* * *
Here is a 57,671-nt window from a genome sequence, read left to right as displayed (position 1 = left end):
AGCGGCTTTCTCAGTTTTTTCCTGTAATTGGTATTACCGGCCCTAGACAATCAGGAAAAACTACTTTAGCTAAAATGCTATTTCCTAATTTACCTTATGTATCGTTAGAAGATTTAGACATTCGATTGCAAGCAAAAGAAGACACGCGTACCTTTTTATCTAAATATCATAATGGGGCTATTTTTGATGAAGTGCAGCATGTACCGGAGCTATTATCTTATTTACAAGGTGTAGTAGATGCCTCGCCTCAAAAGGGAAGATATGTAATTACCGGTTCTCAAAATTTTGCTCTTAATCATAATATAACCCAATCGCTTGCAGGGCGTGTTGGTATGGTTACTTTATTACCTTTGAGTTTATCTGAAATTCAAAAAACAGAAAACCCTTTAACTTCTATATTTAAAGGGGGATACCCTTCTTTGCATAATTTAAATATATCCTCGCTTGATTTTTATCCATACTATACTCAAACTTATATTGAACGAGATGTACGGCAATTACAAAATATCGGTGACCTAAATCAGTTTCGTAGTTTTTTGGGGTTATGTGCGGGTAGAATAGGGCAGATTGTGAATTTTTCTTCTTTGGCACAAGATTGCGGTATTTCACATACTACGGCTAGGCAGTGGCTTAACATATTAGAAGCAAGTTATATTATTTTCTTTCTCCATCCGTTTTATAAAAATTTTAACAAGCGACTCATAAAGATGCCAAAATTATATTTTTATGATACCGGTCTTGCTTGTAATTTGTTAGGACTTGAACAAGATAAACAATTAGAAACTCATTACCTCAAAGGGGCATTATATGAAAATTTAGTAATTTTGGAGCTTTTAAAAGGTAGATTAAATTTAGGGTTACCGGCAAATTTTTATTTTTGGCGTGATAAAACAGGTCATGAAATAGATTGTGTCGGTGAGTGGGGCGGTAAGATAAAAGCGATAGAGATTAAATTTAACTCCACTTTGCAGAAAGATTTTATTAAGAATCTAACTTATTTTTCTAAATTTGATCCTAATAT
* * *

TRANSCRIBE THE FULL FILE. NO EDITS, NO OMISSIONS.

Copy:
Here is a 57,671-nt window from a genome sequence, read left to right as displayed (position 1 = left end):
AGCGGCTTTCTCAGTTTTTTCCTGTAATTGGTATTACCGGCCCTAGACAATCAGGAAAAACTACTTTAGCTAAAATGCTATTTCCTAATTTACCTTATGTATCGTTAGAAGATTTAGACATTCGATTGCAAGCAAAAGAAGACACGCGTACCTTTTTATCTAAATATCATAATGGGGCTATTTTTGATGAAGTGCAGCATGTACCGGAGCTATTATCTTATTTACAAGGTGTAGTAGATGCCTCGCCTCAAAAGGGAAGATATGTAATTACCGGTTCTCAAAATTTTGCTCTTAATCATAATATAACCCAATCGCTTGCAGGGCGTGTTGGTATGGTTACTTTATTACCTTTGAGTTTATCTGAAATTCAAAAAACAGAAAACCCTTTAACTTCTATATTTAAAGGGGGATACCCTTCTTTGCATAATTTAAATATATCCTCGCTTGATTTTTATCCATACTATACTCAAACTTATATTGAACGAGATGTACGGCAATTACAAAATATCGGTGACCTAAATCAGTTTCGTAGTTTTTTGGGGTTATGTGCGGGTAGAATAGGGCAGATTGTGAATTTTTCTTCTTTGGCACAAGATTGCGGTATTTCACATACTACGGCTAGGCAGTGGCTTAACATATTAGAAGCAAGTTATATTATTTTCTTTCTCCATCCGTTTTATAAAAATTTTAACAAGCGACTCATAAAGATGCCAAAATTATATTTTTATGATACCGGTCTTGCTTGTAATTTGTTAGGACTTGAACAAGATAAACAATTAGAAACTCATTACCTCAAAGGGGCATTATATGAAAATTTAGTAATTTTGGAGCTTTTAAAAGGTAGATTAAATTTAGGGTTACCGGCAAATTTTTATTTTTGGCGTGATAAAACAGGTCATGAAATAGATTGTGTCGGTGAGTGGGGCGGTAAGATAAAAGCGATAGAGATTAAATTTAACTCCACTTTGCAGAAAGATTTTATTAAGAATCTAACTTATTTTTCTAAATTTGATCCTAATAT